I could write more but we will be doing our own Prague blog soon and will need the material, he he. But you can read an article I wrote years ago about the allure of living abroad:


    P.S. In Greece you have to call that a Greek coffee or you get thrown out of the shop.

  21. Pingback: Girl in Czechland one year on: is the honeymoon over? « GIRL IN CZECHLAND

  22. Emily

    I only came across your blog today and have been reading through the posts since the weather where I am is crappy and I am in a non-studying kind of mood.

    I am an american and I am half czech. I have been to the czech rep. a lot growing up. My czech isn’t the greatest, yet I really want to move there after I finish college this year and after I figure out the best logical and financial way to do so.

    My reasons for wanting to move is that even though I am american born and raised, I feel a strong connection to the country. I have grown up with a strong czech influence in my house and I have wonderful memories there from my summers visiting family. I think to really figure out who I am I need to go there and stay for a long period of time. I want to perfect the language and really get to know my roots.

    I am not disillusioned by this ‘finding myself’ reason though. I know it will be tough and I want to do the move with a very level head.

    I hope thats a good answer for you 🙂

  23. I just stumbled over this older post thanks to Google. Interesting to read – I’ve only been in the Czech Republic for all of 5 days (!), and I’m in Brno not in Prague. I come from Germany originally but moved here now from 4 years in Amsterdam – the place that was supposed to be “forever”. We’re here now due to my husband getting his “dream job” offered in Brno. I’m surprising myself by liking it a lot more than I’d thought – culturally, I get these little flashbacks of German things that I missed and that I find here again, things that were unavailable in the Netherlands. I’m currently in shopping and food heaven 🙂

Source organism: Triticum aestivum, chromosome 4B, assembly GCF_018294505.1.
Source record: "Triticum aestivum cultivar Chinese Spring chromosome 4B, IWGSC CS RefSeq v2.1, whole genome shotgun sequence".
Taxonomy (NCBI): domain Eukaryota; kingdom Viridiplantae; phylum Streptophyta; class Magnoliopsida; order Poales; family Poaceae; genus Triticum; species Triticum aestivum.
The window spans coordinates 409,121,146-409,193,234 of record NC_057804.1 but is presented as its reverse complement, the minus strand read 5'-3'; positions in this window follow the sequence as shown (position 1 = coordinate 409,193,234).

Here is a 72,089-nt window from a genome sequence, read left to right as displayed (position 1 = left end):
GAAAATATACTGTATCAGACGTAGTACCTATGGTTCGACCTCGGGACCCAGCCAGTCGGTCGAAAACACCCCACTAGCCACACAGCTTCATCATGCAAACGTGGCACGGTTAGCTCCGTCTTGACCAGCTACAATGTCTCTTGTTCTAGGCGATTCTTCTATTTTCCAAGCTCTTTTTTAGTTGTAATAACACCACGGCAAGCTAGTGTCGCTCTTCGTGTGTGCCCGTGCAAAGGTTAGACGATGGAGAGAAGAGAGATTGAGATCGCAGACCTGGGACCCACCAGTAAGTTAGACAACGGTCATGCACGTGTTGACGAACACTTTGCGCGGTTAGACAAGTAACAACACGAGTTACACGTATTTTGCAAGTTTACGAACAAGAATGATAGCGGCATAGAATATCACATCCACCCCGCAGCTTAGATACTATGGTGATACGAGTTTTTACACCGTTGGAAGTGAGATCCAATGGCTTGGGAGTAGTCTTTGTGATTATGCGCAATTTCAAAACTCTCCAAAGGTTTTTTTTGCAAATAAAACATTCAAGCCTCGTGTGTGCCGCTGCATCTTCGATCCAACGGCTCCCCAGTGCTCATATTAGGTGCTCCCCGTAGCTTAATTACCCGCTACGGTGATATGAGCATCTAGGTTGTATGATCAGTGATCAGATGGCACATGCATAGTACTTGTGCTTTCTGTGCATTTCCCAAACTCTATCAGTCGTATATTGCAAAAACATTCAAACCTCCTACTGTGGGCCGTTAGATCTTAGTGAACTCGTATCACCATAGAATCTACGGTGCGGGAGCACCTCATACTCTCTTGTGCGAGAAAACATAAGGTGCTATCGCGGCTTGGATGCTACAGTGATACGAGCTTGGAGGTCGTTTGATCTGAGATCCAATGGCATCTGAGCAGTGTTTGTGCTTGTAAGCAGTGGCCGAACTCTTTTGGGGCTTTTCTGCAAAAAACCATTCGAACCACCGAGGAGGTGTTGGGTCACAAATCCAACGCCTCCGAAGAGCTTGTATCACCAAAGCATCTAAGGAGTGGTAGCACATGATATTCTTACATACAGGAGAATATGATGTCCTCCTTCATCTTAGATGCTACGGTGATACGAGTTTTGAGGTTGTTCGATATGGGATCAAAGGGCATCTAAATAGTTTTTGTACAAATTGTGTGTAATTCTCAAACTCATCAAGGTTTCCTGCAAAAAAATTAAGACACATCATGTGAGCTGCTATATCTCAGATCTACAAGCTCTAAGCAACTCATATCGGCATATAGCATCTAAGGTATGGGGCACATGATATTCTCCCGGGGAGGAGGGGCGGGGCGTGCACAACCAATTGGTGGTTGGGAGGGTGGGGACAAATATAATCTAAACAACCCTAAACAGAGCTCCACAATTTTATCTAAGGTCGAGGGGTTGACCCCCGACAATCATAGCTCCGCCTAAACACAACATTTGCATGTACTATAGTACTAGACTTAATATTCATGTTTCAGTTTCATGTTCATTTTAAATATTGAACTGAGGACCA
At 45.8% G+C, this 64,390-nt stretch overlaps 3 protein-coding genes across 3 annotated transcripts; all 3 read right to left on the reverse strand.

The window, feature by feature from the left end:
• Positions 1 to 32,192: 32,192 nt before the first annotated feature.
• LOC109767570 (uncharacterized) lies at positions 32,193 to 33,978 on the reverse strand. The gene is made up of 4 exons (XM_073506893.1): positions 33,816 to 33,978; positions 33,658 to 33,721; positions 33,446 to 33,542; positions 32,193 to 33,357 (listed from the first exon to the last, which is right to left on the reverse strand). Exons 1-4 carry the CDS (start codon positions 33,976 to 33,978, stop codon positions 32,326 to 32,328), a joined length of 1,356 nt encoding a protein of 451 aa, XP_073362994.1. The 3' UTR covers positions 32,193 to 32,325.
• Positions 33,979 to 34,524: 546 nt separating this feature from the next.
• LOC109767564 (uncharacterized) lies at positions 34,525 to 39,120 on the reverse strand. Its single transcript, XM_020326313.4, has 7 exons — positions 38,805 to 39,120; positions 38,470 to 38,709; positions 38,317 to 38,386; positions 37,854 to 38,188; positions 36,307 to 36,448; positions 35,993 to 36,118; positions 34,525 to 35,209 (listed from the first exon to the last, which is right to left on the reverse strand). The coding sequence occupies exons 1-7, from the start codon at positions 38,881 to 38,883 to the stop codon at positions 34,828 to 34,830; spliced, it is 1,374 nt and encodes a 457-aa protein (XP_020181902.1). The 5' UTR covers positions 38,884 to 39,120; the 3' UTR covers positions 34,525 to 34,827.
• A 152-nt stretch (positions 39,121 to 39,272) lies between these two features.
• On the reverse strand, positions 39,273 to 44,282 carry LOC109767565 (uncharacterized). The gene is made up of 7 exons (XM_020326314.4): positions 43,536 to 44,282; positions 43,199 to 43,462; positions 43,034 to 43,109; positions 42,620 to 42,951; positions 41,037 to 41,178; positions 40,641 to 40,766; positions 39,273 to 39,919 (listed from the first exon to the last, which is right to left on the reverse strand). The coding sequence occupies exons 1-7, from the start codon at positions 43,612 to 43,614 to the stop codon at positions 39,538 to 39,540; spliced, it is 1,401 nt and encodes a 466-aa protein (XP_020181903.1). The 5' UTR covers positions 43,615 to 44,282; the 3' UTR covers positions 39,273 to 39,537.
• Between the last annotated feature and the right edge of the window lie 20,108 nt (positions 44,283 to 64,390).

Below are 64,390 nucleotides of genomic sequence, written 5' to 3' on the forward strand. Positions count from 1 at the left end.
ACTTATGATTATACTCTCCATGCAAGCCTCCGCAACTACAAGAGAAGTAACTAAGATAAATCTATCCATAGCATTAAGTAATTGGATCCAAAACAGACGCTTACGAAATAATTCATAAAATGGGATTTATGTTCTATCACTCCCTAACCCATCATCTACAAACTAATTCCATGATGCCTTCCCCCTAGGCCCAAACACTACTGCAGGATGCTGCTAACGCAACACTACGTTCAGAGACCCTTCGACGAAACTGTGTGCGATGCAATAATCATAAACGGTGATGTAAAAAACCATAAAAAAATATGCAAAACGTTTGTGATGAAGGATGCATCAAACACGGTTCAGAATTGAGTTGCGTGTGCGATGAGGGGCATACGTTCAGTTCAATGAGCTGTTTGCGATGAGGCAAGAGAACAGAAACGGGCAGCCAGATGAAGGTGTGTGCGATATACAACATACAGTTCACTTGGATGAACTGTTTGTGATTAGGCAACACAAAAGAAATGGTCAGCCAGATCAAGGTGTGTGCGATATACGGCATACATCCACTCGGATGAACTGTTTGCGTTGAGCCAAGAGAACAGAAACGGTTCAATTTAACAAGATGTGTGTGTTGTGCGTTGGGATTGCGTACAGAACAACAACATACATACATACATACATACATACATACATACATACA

If you’ve updated this post with your feelings post-honeymoon, I’d be curious to read that – could you point me there?

  24. I’ve been reading your blog for a while (I’m a recent transplant) and felt compelled to comment on this post.

    The thing that bothered me is that there seems to be an underlying assumption, both here and throughout the blog, that the Czech Republic is somehow “smaller” and “less shiny” than “the West” (a label that makes it, by implication, “the East”—of course it’s Central Europe, but people don’t go around drawing compare-and-contrast charts between the Center and the West).

    And it seems to be from this assumption of “less” that the need arises for us to question why we are here. After all, no one questions an immigrant from the actual second or third world or a college grad moving to New York. The question only arises about a move in the other direction.